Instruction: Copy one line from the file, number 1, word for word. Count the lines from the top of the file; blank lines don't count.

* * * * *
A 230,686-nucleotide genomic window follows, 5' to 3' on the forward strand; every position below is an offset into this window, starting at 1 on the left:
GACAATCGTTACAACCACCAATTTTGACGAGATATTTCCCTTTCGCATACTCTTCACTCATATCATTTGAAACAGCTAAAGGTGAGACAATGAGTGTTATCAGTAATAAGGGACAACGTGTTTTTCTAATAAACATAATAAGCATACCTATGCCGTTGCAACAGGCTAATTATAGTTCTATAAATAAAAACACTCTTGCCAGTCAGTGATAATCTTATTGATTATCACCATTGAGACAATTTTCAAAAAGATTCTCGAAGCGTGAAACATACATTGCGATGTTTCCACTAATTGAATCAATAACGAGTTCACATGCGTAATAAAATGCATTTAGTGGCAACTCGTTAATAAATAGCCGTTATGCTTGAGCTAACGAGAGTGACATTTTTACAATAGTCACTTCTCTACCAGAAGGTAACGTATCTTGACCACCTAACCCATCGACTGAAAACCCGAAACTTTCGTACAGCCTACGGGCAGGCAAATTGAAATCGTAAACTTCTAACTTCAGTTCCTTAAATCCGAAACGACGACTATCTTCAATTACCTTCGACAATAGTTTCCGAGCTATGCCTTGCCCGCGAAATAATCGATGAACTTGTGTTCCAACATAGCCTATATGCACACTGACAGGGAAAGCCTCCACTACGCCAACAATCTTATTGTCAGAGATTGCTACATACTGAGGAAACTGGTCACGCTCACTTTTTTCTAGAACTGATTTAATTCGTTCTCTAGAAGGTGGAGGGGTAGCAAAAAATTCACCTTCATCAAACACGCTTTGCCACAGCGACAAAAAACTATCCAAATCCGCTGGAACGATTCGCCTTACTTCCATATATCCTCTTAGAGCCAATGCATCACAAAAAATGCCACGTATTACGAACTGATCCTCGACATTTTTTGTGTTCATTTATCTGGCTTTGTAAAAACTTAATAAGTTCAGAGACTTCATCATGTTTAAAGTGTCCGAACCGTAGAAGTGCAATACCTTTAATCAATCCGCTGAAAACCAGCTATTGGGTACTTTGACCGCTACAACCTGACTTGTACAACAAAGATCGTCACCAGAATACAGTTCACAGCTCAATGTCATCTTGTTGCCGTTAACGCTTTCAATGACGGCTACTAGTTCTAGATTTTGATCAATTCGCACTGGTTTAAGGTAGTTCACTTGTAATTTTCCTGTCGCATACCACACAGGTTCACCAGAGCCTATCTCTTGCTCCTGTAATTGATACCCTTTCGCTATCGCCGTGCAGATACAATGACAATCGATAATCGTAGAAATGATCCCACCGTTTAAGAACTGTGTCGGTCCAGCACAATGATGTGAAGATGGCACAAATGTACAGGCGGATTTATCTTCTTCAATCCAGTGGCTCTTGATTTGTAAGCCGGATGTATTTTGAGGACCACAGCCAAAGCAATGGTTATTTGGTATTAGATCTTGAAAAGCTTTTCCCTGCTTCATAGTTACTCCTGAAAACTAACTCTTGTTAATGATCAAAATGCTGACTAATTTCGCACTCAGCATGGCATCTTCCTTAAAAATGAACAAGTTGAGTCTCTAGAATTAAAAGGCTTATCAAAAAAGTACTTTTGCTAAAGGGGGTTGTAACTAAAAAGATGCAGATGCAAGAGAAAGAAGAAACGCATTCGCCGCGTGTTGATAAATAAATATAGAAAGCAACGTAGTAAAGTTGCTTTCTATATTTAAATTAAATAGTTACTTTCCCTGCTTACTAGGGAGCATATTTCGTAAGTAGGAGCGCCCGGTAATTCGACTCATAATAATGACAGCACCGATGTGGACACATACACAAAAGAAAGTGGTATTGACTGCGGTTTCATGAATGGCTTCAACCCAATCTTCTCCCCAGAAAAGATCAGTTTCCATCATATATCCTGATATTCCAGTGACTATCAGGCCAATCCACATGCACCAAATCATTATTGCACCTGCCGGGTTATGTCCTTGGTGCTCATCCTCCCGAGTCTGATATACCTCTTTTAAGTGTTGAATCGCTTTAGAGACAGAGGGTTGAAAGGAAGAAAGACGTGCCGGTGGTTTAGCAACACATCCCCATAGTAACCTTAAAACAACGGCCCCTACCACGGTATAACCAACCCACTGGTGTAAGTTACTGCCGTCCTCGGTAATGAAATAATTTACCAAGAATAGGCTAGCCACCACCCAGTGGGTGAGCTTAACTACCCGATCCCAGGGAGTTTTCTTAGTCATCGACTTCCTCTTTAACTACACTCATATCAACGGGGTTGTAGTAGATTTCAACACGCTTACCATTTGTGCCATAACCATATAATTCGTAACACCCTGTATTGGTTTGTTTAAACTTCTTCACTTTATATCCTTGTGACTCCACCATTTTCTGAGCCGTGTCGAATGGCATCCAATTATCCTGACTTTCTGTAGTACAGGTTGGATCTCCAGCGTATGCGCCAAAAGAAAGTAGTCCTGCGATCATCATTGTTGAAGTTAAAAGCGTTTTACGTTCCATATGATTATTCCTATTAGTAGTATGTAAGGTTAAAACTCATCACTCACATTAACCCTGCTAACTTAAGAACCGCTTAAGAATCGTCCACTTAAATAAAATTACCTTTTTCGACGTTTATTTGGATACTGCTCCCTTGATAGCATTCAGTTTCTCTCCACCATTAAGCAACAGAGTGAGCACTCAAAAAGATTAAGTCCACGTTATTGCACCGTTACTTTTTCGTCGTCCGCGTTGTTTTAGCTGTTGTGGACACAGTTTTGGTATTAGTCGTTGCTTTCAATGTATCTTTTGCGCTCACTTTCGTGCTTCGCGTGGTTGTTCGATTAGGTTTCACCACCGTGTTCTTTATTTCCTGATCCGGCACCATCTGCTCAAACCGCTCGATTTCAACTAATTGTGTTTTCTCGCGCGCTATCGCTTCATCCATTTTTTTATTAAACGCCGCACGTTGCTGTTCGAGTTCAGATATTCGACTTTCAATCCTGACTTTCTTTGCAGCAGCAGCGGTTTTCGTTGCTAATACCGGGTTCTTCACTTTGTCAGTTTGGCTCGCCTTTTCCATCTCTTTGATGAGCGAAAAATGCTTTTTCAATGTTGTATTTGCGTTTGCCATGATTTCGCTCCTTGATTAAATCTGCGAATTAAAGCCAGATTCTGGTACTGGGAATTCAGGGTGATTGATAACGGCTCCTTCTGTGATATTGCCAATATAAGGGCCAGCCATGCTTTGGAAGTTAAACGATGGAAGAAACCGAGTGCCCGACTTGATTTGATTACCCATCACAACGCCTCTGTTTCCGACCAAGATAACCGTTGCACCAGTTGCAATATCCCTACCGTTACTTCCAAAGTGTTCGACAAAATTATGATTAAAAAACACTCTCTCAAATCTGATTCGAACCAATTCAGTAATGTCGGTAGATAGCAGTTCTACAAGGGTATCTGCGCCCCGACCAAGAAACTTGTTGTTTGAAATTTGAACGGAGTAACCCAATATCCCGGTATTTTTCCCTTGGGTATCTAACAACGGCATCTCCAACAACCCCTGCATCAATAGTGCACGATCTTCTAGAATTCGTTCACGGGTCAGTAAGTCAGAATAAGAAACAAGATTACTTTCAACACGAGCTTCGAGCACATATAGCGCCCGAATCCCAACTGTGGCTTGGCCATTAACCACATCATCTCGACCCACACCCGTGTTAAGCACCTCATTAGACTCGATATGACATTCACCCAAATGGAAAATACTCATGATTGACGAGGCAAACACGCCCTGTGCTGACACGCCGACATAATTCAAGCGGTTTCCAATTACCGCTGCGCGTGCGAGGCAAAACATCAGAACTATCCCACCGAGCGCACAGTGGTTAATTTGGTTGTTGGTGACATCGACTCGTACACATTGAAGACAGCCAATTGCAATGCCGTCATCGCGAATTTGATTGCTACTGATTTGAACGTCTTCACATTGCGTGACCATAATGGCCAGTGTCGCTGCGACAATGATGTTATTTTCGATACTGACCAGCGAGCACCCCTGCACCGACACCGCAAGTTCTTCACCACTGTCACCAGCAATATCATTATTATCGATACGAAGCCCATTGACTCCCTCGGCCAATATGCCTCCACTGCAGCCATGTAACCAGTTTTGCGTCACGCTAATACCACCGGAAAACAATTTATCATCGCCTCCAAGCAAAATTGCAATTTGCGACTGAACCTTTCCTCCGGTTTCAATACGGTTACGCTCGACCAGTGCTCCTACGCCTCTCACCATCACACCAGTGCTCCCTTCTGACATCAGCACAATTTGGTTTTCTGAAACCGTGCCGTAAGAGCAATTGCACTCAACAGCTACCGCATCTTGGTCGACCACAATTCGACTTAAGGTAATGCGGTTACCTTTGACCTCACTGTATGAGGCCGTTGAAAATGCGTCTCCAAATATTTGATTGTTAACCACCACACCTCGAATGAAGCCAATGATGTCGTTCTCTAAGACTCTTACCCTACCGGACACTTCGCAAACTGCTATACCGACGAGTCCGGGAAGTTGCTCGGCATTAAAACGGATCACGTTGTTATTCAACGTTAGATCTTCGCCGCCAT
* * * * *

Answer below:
A 230,686-nucleotide genomic window follows, 5' to 3' on the forward strand; every position below is an offset into this window, starting at 1 on the left: